Ever the low hanging fruit for criticism with its consistently controversial “You’re not you when you’re hungry” advertisement campaign, the 2016 Snickers series has picked up where the 2015 ads left off. In the latest installment, a pair of full-page advertisements for the candy bar featured in the Sports Illustrated Swimsuit Edition provides a generous addition to the off-color collection of commercials (Sports Illustrated). Through its objectification of women in their Sports Illustrated advertisements, Snickers unleashes a particularly sinister technique to unabashedly exploit the inclinations of its target audience and propagate a new slant on the industry-wide motif of the use of attractive women to sell chocolate.
The original advertisement shown above effortlessly blends with the genre of the Sports Illustrated Swimsuit Edition. Located on the back cover of the annual periodical, at first glance, the full-page advert appears to be another glamorous photograph of a model. However, upon closer examination, Snickers logos in the bottom right and top left are surrounded with the now familiar phrasing, “Photo Retouchers Get Confused When They’re Hungry.” Further scrutiny reveals an eerily placed hand on the model’s right shoulder, a hastily deleted handbag in her left hand, and a misaligned horizon – supposedly evidence of the “confused” photo retouchers.
Initial reactions to this advertisement are of amusement. The bodiless hand is merely “creepy,” the handbag a comical oversight, and the skewed horizons another example of the rushed production. The reader may even be impressed if this last miscue is a cleverly veiled reference to da Vinci’s Mona Lisa (da Vinci). It is more likely merely a coincidence. However, scrupulous readings reveal a more sinister, sexist undertone.
Interestingly, in this piece we do not encounter the now more common manipulation of attractive women within a chocolate advertisement. Described by Emma Robertson in her writings regarding the feminization of chocolate consumption in the west, this theme is not present (Robertson 20). Rather than depicting a beautiful woman caught in the throes of chocolate ecstasy, the advertisement is shifted. The woman featured is not “irrational, narcissistic or excessively aroused due to chocolate” (Martin). While that genre of advertisements typically targets women, the intended audience, in this case, is men. The women serve only as props in their scene. They are merely the products in the photo retouchers’ jobs, which leads to two underlying insults:
- First, the women are clearly objectified, merely a tool within the ad.
- Secondly, the creators backhandedly imply that significant editing was used on every other woman featured in the publication.
In my own appropriately poorly PhotoShopped rendition of the advertisement, I replace the message in the top left of the page with “Our Ad Dept Gets a Little Sexist When They’re Hungry.” While neither a new nor original critique of this multi-year Snickers campaign, the goal with these words is to humanize the people responsible for its edification. While the ascription of hunger to anonymous “photo retouchers” partially employs this strategy, it separates the advertisement’s owners, Mars Inc, from the “confused” mistakes the ad highlights. To correct this split, my words are intended to place responsibility definitively upon the firm who created the advertisement. While unlikely to sell many Snickers bars, I find it a more honest statement.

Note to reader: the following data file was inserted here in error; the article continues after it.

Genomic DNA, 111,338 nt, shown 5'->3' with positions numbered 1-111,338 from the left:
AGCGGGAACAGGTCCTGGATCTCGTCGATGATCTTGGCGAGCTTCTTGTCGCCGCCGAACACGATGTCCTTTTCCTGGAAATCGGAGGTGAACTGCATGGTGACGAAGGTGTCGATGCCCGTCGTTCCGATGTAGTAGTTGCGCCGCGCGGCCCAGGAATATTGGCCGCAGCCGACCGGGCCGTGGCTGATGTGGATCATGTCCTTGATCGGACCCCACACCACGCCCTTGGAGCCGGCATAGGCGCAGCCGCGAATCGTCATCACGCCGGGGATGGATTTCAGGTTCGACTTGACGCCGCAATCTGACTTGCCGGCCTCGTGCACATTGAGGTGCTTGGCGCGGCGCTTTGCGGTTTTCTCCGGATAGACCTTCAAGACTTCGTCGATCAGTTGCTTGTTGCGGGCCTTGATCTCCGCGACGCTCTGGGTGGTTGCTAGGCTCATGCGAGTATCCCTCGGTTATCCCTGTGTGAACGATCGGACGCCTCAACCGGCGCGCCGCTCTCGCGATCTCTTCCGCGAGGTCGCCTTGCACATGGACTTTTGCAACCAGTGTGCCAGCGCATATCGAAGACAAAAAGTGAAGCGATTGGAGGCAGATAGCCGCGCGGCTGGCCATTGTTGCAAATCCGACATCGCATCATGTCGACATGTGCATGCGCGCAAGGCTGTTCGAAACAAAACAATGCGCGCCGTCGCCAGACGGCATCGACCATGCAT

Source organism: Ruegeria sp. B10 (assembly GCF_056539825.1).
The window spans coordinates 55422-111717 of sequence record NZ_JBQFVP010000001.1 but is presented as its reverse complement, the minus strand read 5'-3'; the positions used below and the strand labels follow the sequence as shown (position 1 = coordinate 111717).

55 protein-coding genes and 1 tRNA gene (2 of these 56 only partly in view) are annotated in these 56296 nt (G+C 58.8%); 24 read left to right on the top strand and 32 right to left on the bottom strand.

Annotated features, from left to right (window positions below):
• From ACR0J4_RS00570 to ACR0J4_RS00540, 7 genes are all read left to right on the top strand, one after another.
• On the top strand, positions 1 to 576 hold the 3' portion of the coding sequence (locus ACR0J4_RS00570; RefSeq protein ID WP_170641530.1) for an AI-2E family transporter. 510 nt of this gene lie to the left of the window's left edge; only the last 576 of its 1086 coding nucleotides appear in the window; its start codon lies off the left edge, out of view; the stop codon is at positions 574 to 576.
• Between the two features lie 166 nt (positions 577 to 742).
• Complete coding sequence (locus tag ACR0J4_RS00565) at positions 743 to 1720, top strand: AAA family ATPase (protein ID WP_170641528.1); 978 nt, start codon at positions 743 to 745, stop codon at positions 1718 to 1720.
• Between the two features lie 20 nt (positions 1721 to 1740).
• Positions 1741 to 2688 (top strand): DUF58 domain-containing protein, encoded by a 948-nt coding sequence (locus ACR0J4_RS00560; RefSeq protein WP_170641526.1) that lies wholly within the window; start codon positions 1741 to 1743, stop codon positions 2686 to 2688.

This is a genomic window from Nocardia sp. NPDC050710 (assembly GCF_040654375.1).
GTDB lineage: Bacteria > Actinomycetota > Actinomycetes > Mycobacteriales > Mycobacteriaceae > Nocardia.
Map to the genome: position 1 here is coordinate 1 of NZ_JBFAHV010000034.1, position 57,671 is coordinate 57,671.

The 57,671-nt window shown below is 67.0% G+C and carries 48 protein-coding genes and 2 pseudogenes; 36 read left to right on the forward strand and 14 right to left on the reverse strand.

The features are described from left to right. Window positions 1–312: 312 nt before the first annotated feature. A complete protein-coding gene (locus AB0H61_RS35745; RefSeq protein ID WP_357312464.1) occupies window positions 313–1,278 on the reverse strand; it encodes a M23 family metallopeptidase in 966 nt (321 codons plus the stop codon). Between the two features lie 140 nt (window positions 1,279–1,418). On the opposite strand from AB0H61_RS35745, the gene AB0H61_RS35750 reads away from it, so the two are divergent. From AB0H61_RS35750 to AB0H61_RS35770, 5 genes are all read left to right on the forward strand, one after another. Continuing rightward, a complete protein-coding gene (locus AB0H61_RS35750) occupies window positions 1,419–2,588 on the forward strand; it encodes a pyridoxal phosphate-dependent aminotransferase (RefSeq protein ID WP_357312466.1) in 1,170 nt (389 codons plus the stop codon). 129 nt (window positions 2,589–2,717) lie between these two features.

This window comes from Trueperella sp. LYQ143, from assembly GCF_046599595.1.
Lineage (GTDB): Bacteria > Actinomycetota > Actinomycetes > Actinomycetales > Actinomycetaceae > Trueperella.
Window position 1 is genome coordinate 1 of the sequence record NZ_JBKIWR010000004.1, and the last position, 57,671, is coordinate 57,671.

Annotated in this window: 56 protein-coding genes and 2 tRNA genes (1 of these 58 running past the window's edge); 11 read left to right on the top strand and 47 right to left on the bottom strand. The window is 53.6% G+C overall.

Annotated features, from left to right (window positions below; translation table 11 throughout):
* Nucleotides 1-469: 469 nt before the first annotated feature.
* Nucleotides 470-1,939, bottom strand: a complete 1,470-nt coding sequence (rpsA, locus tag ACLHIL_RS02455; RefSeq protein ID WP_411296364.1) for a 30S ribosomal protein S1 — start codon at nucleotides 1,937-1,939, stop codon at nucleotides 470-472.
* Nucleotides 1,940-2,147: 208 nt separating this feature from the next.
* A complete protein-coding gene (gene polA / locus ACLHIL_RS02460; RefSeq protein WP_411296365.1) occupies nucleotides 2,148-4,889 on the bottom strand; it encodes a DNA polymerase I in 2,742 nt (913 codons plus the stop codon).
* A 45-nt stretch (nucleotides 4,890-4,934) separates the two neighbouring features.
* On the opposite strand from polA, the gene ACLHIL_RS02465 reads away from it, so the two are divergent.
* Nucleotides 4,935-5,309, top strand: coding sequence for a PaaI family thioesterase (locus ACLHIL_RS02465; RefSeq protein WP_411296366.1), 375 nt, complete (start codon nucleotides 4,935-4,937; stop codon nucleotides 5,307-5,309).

While clever at a casual glance, this Snickers advertisement provides a new variety of objectification of women within the chocolate industry. Successful in humanizing the magazine’s production through the relatable feeling of hunger by its “retouchers”, the advertisement’s creators dehumanize the women featured. Without complete naiveté to the much larger debate surrounding the entire Sports Illustrated Swimsuit Edition institution and calls for its advertisers’ boycott (Shields, 182), this Snickers advertisement could do more to promote the role of women it features and avoid insult to their trade. The ad campaign could use some retouching.
da Vinci, Leonardo. “Mona Lisa – Portrait of Lisa Gherardini, Wife of Francesco Del Giocondo.” 1503. Web. 08 Apr. 2016. <http://www.louvre.fr/en/oeuvre-notices/mona-lisa-portrait-lisa-gherardini-wife-francesco-del-giocondo>
Martin, Carla. “AAAS E-119 Lecture 9: Race, Ethnicity, Gender and Class in Chocolate Advertisements.” Cambridge, MA: Harvard University. 2016. Lecture.
Robertson, Emma. Chocolate, Women and Empire: A Social and Cultural History. Manchester: Manchester UP, 2009. Print.
Shields, Vickie Rutledge. Measuring Up: How Advertising Affects Self-Image. University of Pennsylvania, 2001. Print.
Sports Illustrated: Swimsuit Edition. February 2016. Time Inc.